Mahindra faces legal trouble as Fiat aims to block Roxor in Jeep trademark case

Fiat Chrysler sued Mahindra in Michigan court and at the U.S. International Trade Commission in 2018 over its Roxor design, arguing it copied trademark-protected elements of its Jeeps.
By : Reuters
| Updated on: 20 Sep 2022, 11:27 AM
Mahindra Automotive North America's US plant in Michigan manufactures off-road vehicle Roxor. (Photo courtesy: mahindraautomotivena.com)
Mahindra Automotive North America's US plant in Michigan manufactures off-road vehicle Roxor. (Photo courtesy: mahindraautomotivena.com)
Mahindra Automotive North America's US plant in Michigan manufactures off-road vehicle Roxor. (Photo courtesy: mahindraautomotivena.com)
Mahindra Automotive North America's US plant in Michigan manufactures off-road vehicle Roxor. (Photo courtesy: mahindraautomotivena.com)

Fiat Chrysler on Monday received a second chance to permanently block US sales of redesigned Roxor off-road vehicles made by Indian carmaker Mahindra and Mahindra Limited, which is fighting claims that it copied Fiat Chrysler's Jeep design.

The 6th US Circuit Court of Appeals said that a Detroit federal court applied the wrong standard when it found that Mahindra's post-2020 Roxors were unlikely to cause consumer confusion.

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A spokesperson for Mahindra said it was confident that the outcome of the case will be "consistent with the previous rulings" in its favor. Fiat Chrysler's parent company Stellantis NV declined to comment on the decision.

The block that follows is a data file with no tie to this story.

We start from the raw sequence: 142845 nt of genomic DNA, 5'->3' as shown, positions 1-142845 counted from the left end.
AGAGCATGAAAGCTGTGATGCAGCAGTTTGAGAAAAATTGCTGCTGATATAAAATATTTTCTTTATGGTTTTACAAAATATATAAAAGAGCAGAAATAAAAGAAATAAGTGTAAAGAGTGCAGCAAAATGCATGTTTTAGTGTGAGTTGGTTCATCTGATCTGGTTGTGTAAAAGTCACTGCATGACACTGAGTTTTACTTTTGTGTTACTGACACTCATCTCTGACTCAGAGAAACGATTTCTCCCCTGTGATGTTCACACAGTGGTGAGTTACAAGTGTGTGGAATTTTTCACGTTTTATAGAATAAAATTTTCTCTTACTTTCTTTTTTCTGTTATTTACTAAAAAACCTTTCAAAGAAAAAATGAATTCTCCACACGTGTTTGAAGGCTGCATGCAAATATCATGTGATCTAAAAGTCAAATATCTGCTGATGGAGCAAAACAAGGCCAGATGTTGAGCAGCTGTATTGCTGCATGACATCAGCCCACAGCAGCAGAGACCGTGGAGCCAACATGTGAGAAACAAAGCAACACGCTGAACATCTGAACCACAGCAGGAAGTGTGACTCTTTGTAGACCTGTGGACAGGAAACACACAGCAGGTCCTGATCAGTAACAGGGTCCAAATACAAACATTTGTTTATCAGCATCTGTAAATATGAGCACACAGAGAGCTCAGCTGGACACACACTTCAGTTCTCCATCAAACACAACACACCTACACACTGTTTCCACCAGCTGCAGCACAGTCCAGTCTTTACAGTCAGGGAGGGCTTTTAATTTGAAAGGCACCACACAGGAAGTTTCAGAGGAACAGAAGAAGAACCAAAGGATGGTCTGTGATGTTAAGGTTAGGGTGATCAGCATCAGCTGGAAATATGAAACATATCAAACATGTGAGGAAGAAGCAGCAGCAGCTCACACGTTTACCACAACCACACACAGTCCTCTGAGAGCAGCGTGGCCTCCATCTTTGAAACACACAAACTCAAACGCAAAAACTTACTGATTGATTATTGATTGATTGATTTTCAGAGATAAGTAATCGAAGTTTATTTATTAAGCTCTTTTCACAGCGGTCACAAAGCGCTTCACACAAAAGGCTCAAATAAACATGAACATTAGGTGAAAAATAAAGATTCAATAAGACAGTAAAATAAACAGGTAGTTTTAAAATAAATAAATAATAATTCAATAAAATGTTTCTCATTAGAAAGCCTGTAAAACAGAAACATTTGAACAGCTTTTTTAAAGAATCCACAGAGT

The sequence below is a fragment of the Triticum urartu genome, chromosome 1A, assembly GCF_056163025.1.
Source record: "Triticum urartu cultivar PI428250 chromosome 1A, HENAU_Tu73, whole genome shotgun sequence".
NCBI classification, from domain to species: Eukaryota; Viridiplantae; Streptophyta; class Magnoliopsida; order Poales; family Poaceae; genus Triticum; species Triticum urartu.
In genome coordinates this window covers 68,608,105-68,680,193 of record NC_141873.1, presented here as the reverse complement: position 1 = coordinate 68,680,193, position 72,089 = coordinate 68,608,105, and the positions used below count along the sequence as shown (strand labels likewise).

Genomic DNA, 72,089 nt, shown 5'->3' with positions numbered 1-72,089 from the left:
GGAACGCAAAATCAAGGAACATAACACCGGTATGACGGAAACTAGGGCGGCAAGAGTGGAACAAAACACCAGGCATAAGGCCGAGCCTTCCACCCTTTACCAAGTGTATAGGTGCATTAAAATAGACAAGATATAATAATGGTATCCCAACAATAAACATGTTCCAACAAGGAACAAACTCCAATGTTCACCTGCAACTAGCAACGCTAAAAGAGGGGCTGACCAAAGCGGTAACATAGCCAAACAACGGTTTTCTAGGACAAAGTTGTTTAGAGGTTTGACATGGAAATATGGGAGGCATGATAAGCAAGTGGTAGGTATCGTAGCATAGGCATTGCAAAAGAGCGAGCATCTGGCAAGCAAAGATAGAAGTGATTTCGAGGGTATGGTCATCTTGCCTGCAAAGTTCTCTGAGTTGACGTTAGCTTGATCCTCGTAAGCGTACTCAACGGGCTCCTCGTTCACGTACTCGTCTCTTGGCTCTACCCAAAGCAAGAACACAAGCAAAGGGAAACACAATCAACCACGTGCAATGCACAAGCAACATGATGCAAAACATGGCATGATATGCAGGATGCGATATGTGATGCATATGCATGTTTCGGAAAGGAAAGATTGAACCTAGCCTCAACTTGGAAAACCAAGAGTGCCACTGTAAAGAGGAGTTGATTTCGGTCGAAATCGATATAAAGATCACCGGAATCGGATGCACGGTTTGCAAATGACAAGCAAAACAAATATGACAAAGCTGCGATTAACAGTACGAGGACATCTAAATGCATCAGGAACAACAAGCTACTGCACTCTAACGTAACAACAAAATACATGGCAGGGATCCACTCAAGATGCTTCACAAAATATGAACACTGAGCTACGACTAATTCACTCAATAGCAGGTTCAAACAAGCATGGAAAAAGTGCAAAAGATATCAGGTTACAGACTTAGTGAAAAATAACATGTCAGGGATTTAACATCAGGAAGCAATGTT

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A Detroit federal court blocked Mahindra from selling pre-2020 Roxors, but rejected its bid to block sales of its redesigned version of the off-road-only vehicle. US District Judge Gershwin Drain's decision was based on an ITC ruling that the Roxor did not infringe Fiat Chrysler's trademark rights because the average person would "know immediately" from looking at it that it is not a Jeep.

But the 6th Circuit said Monday that the court should have held Mahindra to a higher standard because it was already a known infringer. Mahindra's new design was required to keep a "safe distance" from Jeep designs, US Circuit Judge Helene White wrote for a three-judge panel.

"Because a court can enjoin even a non-infringing product under the safe-distance rule, the simple fact that a known infringer's redesigned product is non-infringing does not support the conclusion that the safe-distance rule should not apply," White said.

The appeals court sent the case back for the Detroit court to consider whether the new Roxors kept a "safe distance" from the Jeep design.

The case is Mahindra & Mahindra Ltd vs FCA US LLC, 6th US Circuit Court of Appeals, No. 21-2605.

First Published Date: 20 Sep 2022, 11:27 AM IST
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